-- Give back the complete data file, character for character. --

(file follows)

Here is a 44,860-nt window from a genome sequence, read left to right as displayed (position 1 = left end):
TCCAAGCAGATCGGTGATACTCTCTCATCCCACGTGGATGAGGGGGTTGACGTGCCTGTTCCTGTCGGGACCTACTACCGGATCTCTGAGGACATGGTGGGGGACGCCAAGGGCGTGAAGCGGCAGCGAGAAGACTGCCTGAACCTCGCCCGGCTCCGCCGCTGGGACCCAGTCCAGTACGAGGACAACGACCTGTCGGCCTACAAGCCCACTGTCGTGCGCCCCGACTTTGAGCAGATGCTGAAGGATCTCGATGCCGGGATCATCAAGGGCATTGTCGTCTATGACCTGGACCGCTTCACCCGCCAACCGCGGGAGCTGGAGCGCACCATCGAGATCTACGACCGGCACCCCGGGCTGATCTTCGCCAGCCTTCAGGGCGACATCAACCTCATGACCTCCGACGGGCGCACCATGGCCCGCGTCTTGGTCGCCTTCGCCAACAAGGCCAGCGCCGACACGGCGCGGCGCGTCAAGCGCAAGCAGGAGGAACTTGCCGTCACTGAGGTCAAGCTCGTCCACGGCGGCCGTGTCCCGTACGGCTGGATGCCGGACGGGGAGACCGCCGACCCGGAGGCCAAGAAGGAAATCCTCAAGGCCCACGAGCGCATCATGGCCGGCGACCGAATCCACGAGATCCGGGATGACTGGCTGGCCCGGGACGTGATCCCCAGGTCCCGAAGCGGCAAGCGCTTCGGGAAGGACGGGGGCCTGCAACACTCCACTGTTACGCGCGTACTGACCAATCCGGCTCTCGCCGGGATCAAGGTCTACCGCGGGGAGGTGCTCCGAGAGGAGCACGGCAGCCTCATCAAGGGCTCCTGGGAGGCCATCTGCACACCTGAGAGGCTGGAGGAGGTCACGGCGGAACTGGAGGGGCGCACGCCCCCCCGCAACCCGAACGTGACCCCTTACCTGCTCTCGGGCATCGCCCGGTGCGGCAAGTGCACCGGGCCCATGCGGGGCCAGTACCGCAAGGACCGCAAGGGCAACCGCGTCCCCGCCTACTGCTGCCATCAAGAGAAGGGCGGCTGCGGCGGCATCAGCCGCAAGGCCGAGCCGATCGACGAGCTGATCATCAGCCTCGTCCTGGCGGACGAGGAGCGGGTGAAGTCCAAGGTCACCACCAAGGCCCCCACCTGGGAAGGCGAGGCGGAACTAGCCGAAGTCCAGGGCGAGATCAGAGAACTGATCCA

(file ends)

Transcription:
Here is a 44,860-nt window from a genome sequence, read left to right as displayed (position 1 = left end):
TCCAAGCAGATCGGTGATACTCTCTCATCCCACGTGGATGAGGGGGTTGACGTGCCTGTTCCTGTCGGGACCTACTACCGGATCTCTGAGGACATGGTGGGGGACGCCAAGGGCGTGAAGCGGCAGCGAGAAGACTGCCTGAACCTCGCCCGGCTCCGCCGCTGGGACCCAGTCCAGTACGAGGACAACGACCTGTCGGCCTACAAGCCCACTGTCGTGCGCCCCGACTTTGAGCAGATGCTGAAGGATCTCGATGCCGGGATCATCAAGGGCATTGTCGTCTATGACCTGGACCGCTTCACCCGCCAACCGCGGGAGCTGGAGCGCACCATCGAGATCTACGACCGGCACCCCGGGCTGATCTTCGCCAGCCTTCAGGGCGACATCAACCTCATGACCTCCGACGGGCGCACCATGGCCCGCGTCTTGGTCGCCTTCGCCAACAAGGCCAGCGCCGACACGGCGCGGCGCGTCAAGCGCAAGCAGGAGGAACTTGCCGTCACTGAGGTCAAGCTCGTCCACGGCGGCCGTGTCCCGTACGGCTGGATGCCGGACGGGGAGACCGCCGACCCGGAGGCCAAGAAGGAAATCCTCAAGGCCCACGAGCGCATCATGGCCGGCGACCGAATCCACGAGATCCGGGATGACTGGCTGGCCCGGGACGTGATCCCCAGGTCCCGAAGCGGCAAGCGCTTCGGGAAGGACGGGGGCCTGCAACACTCCACTGTTACGCGCGTACTGACCAATCCGGCTCTCGCCGGGATCAAGGTCTACCGCGGGGAGGTGCTCCGAGAGGAGCACGGCAGCCTCATCAAGGGCTCCTGGGAGGCCATCTGCACACCTGAGAGGCTGGAGGAGGTCACGGCGGAACTGGAGGGGCGCACGCCCCCCCGCAACCCGAACGTGACCCCTTACCTGCTCTCGGGCATCGCCCGGTGCGGCAAGTGCACCGGGCCCATGCGGGGCCAGTACCGCAAGGACCGCAAGGGCAACCGCGTCCCCGCCTACTGCTGCCATCAAGAGAAGGGCGGCTGCGGCGGCATCAGCCGCAAGGCCGAGCCGATCGACGAGCTGATCATCAGCCTCGTCCTGGCGGACGAGGAGCGGGTGAAGTCCAAGGTCACCACCAAGGCCCCCACCTGGGAAGGCGAGGCGGAACTAGCCGAAGTCCAGGGCGAGATCAGAGAACTGATCCA